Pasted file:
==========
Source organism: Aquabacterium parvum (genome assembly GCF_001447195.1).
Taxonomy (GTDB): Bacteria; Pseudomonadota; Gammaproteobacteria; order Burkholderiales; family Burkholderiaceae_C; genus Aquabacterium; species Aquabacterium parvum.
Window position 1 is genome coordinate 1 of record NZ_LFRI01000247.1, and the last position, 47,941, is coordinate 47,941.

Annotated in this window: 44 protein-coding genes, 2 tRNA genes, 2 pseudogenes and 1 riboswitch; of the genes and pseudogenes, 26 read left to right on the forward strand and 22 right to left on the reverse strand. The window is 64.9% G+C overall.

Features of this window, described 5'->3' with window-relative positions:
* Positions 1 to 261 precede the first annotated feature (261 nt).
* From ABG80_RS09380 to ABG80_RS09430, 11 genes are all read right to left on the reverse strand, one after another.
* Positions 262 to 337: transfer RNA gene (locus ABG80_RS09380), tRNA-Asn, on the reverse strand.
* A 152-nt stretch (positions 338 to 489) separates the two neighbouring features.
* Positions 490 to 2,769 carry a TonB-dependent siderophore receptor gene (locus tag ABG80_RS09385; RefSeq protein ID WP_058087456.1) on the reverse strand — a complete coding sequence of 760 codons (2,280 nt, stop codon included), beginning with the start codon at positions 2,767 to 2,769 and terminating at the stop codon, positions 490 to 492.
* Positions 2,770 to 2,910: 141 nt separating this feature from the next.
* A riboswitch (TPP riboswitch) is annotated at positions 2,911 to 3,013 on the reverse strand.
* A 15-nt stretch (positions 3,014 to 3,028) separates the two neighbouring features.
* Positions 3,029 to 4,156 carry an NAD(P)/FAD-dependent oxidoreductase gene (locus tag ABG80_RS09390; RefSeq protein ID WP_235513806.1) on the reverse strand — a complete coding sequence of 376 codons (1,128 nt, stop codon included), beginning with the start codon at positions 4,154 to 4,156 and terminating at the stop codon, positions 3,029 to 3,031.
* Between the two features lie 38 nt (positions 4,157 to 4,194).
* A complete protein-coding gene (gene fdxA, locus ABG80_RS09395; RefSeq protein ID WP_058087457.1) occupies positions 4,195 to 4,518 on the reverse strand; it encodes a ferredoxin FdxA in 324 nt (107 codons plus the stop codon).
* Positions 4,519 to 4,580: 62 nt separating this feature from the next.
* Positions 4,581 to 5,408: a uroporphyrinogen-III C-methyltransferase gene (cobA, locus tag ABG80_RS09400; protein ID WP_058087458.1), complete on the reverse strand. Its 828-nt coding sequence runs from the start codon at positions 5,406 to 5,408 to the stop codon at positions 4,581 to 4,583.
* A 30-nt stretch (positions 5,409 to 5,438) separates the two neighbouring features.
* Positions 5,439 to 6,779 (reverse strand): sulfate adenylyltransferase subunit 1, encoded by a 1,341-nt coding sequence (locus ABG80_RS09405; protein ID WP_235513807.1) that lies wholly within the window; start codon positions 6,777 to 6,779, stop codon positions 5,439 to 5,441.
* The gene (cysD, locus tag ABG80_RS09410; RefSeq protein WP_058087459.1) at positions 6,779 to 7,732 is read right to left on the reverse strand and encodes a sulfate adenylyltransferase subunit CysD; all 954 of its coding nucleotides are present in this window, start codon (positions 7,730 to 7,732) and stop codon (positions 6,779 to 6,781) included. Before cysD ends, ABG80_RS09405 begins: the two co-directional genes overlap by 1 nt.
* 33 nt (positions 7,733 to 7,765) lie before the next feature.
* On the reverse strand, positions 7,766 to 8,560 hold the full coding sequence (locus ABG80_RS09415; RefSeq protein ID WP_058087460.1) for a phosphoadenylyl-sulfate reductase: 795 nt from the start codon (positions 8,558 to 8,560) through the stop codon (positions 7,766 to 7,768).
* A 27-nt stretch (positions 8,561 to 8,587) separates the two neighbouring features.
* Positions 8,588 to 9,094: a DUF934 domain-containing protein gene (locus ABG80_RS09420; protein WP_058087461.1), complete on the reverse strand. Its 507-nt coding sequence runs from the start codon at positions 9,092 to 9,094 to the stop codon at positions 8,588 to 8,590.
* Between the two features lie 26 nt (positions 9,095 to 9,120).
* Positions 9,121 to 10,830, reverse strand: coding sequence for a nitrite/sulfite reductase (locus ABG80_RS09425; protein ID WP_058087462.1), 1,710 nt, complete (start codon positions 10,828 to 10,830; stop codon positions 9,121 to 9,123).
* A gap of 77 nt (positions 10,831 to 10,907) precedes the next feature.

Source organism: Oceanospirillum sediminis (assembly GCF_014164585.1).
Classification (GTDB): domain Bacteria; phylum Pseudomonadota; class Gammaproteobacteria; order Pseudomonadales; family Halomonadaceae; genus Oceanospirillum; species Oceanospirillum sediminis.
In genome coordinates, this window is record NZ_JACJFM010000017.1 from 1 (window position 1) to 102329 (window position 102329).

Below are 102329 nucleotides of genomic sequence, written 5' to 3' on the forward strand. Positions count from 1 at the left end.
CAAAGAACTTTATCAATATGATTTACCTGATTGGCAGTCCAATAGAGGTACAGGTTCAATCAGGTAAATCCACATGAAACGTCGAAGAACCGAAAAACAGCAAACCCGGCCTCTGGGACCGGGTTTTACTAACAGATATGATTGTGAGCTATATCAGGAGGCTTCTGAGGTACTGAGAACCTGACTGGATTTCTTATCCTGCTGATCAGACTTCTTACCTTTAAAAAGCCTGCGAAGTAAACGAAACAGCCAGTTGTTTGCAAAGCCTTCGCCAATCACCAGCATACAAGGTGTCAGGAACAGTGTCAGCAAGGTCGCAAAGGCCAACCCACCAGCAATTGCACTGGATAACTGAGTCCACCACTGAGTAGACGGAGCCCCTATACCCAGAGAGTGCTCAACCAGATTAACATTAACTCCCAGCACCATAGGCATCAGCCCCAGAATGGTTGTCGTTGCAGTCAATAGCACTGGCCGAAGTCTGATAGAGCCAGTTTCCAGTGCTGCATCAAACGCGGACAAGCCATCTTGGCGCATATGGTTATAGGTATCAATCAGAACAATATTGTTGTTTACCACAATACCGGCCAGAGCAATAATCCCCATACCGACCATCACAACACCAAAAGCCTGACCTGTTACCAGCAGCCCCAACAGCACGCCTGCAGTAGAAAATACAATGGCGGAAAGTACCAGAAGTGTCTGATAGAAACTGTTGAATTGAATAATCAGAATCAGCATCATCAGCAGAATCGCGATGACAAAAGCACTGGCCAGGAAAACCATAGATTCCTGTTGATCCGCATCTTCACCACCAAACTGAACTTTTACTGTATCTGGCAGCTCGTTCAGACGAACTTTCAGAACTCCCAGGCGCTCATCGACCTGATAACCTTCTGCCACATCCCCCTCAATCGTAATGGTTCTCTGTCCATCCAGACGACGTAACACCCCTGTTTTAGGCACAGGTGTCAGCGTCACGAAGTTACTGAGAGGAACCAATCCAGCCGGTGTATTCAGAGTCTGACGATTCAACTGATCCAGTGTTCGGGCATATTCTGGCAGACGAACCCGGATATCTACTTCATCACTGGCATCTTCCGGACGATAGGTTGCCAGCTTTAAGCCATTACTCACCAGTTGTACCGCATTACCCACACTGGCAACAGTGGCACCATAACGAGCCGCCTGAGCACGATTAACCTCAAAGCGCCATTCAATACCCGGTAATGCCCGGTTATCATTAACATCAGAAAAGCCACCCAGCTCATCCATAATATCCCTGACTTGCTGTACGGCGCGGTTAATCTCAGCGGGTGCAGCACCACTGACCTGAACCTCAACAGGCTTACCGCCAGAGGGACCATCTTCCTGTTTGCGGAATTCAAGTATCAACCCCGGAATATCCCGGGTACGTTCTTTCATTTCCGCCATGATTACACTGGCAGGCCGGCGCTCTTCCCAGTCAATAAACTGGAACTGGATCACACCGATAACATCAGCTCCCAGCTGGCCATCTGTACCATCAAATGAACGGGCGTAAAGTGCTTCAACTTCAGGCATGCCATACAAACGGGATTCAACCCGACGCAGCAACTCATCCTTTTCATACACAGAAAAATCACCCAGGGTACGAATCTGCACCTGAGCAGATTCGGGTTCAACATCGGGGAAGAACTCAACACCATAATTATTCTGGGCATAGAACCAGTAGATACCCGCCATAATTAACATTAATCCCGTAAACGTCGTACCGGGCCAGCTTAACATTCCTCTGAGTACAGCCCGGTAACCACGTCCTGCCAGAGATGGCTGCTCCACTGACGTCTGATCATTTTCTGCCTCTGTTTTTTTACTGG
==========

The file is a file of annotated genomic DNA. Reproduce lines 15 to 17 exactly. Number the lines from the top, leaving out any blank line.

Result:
* Between the two features lie 38 nt (positions 4,157 to 4,194).
* A complete protein-coding gene (gene fdxA, locus ABG80_RS09395; RefSeq protein ID WP_058087457.1) occupies positions 4,195 to 4,518 on the reverse strand; it encodes a ferredoxin FdxA in 324 nt (107 codons plus the stop codon).
* Positions 4,519 to 4,580: 62 nt separating this feature from the next.